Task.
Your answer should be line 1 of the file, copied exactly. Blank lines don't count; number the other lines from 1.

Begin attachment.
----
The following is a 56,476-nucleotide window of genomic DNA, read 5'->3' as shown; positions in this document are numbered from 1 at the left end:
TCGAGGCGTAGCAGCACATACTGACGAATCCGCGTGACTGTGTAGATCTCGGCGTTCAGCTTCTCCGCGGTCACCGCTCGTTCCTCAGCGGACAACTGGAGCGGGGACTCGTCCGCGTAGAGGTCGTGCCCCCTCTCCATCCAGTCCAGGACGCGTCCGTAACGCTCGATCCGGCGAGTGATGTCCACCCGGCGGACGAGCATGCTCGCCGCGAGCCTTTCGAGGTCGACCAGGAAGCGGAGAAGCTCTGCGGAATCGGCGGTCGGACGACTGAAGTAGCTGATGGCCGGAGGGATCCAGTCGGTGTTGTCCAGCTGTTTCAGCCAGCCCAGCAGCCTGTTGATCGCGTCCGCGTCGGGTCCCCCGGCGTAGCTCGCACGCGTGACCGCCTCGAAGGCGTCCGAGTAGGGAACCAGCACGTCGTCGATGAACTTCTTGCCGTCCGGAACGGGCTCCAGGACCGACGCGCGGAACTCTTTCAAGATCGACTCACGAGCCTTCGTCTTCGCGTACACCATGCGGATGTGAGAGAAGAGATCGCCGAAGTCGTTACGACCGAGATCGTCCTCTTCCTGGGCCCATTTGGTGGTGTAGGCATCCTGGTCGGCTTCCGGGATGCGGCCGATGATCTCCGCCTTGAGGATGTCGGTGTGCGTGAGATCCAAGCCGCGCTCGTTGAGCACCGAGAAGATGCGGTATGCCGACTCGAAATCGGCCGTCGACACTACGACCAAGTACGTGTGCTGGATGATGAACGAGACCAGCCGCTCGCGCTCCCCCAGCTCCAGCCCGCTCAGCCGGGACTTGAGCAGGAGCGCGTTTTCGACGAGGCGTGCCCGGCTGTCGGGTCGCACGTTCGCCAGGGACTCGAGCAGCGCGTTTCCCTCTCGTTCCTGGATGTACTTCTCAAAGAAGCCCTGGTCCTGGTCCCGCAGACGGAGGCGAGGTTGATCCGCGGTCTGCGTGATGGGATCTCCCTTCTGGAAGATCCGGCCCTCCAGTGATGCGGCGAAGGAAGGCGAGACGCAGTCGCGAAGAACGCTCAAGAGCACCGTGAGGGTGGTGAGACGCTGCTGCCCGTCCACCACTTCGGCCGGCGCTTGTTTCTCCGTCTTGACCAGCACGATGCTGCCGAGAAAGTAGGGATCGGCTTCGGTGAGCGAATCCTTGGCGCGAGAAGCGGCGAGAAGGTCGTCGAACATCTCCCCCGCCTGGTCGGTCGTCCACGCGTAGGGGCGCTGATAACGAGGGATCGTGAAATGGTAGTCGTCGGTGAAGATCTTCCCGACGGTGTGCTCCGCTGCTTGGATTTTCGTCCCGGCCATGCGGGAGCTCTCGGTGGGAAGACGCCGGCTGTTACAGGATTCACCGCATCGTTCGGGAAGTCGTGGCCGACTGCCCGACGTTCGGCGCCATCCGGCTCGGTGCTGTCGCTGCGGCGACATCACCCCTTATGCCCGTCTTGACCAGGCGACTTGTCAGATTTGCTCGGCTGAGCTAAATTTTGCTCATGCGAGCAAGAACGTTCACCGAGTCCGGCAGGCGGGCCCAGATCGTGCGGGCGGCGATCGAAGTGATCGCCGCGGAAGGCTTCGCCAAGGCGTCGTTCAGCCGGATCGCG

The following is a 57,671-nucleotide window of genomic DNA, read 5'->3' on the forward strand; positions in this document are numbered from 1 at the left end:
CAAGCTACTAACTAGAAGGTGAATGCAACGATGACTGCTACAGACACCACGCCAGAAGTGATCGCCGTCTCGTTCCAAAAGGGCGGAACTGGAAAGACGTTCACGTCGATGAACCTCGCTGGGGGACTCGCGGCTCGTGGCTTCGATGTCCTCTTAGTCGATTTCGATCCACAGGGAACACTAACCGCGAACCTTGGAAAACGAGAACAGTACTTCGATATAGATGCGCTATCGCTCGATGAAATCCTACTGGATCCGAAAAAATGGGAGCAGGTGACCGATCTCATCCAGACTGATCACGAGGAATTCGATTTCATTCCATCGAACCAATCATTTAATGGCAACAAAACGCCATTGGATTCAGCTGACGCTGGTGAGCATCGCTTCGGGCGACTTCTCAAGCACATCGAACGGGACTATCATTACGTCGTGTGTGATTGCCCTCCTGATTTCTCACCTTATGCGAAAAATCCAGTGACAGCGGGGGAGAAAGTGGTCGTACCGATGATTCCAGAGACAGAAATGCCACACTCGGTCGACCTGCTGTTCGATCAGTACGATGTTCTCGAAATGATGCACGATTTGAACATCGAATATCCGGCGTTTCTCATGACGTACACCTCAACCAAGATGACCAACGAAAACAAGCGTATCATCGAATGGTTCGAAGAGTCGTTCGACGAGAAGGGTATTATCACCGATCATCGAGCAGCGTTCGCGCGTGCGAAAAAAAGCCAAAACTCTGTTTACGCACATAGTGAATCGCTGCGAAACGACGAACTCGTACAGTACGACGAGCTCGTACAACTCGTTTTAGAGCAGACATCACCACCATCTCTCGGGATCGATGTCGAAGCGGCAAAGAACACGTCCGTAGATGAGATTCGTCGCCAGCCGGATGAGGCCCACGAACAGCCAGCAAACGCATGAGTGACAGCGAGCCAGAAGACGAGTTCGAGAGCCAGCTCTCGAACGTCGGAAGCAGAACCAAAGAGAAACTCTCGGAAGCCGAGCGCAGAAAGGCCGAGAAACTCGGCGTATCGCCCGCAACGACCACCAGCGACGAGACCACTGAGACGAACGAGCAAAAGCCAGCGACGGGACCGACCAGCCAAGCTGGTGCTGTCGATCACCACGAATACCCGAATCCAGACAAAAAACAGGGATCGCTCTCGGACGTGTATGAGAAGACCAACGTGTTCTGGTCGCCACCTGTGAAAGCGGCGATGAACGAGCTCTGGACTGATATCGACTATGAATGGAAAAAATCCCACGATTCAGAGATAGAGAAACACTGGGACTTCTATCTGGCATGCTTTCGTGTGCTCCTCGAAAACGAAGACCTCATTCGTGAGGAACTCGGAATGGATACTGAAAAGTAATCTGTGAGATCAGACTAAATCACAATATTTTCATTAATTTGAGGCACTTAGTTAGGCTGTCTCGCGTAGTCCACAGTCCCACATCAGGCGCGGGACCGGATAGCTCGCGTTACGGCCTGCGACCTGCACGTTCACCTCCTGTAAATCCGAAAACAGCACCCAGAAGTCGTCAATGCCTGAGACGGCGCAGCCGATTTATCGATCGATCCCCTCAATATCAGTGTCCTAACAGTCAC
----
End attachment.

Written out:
The following is a 56,476-nucleotide window of genomic DNA, read 5'->3' as shown; positions in this document are numbered from 1 at the left end: